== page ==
Despite the real possibility that Bill C-43, if passed, could be used for “search for and destroy” the mentally handicapped unborn, Diane Richler, Executive Vice-President of the Canadian Association for Community Living says the Toronto-based organization Association does not take a stand on abortion.
In an interview with The Interim, Ms. Richter stated that the criteria for aborting handicapped babies would be different from those for healthy children.
The Association, representing 40,000 mentally disabled Canadians, was angry in March of this year when they were refused a chance to appear before an all-party committee of MPs studying the government’s proposed abortion law, Bill C-43. At the time, President Ronald Smith told the media:
“Parliament would never consider legislation which permitted different guidelines for abortion based on race, religion or gender.”
Bill C-43, now stalled in the Senate, will permit abortions when a woman’s physical, mental or psychological health is “endangered by carrying a fetus to term.” Background notes state that abortions may be “performed” in the case of fetal “irregularities.” This was what he objected to.
Mr. Smith thought it appalling that MPs would not consider the ramifications of this law
On the country’s disabled population.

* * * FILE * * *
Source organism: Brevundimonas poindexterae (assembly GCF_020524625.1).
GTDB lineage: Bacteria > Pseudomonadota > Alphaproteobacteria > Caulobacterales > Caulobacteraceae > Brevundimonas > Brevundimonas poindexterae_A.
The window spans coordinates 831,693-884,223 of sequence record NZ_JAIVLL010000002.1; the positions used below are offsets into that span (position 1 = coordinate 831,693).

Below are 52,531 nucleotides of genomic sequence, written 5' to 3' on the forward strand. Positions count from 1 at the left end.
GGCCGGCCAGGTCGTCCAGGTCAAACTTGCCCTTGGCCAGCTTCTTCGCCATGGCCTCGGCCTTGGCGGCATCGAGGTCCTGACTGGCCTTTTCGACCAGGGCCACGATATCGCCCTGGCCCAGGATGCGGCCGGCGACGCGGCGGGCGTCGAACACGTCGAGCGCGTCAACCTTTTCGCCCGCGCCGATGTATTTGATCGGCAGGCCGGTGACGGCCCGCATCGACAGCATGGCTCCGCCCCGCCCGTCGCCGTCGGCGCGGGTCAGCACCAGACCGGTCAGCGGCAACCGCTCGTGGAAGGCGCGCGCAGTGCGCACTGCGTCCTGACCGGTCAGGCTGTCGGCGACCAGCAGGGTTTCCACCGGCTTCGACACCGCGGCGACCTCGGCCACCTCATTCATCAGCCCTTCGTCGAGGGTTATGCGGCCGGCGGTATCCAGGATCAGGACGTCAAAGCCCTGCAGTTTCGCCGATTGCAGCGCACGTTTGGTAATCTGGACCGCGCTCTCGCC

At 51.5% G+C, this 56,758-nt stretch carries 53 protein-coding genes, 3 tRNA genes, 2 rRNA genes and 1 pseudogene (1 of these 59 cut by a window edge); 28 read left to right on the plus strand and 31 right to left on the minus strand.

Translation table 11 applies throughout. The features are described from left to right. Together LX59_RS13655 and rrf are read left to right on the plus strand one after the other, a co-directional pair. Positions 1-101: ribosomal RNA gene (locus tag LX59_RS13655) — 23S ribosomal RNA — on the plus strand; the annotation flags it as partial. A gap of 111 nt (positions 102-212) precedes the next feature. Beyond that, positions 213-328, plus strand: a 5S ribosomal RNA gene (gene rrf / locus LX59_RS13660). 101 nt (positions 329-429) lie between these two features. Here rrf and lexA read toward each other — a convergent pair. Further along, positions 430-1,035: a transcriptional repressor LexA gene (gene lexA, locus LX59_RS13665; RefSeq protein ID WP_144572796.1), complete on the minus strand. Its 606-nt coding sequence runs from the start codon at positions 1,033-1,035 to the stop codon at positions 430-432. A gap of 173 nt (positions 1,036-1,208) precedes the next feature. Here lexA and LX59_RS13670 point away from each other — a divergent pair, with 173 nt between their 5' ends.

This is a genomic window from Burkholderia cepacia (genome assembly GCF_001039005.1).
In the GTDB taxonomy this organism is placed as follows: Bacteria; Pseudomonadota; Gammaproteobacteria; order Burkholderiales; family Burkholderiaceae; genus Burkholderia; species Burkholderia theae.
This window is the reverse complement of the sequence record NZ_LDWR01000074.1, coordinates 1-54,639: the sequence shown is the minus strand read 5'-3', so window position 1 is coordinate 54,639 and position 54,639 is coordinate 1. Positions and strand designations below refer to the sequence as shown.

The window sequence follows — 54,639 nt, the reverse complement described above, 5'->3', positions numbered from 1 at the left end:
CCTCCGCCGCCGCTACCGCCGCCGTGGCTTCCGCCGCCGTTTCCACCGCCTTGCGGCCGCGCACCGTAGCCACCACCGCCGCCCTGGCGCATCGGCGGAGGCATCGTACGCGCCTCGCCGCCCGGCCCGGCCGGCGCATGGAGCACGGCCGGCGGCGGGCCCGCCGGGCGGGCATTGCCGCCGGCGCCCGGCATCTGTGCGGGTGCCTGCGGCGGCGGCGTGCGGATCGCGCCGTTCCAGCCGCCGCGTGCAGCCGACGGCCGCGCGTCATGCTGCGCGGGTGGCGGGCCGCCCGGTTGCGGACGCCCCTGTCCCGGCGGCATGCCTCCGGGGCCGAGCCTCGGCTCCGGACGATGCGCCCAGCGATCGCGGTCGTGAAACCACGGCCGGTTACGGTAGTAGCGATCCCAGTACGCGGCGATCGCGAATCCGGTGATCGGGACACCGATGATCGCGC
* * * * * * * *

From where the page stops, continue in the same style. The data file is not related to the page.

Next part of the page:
In their brief, the Association said that it does not take a position on abortion itself, but was concerned with the message such reasons for abortion would send to Canadian.
The move, the brief claimed, would establish “an atmosphere which condones the rejection of persons with a disability,” and would “have a profound impact on how Canadians with a disability are treated.”
“In the case of disability, viability is not an issue,” Ms. Richler said. “What we’re saying is, if a standard for viability is set, the presence of a disability shouldn’t change that standard.”
When The Interim told Ms. Richler that doctors can diagnose over 200 metabolic and developmental disorders before birth, through ultrasonography, amniocentesis, chronic villus sampling, fetoscopy, alpha fetoprotein and DNA analysis, she expressed surprise.
At present, most of these disorders are incurable. However, this prenatal screening can be useful, if used with the intention of providing care and treatment.
If Bill C-43 cannot protect healthy unborn babies, was she not being over-optimistic for her to expect the handicapped unborn to be protected, she was asked.
Richler said that after “much discussion, a majority at their recent annual general meeting voted not to take a stand on abortion.” She said that over 50 people attended the meeting, representing over 900 members.
The Association for Community Living has prepared a brief to the Royal Commission on New Reproductive Technologies, Ms. Richler said. At this time they intend reassert their concerns.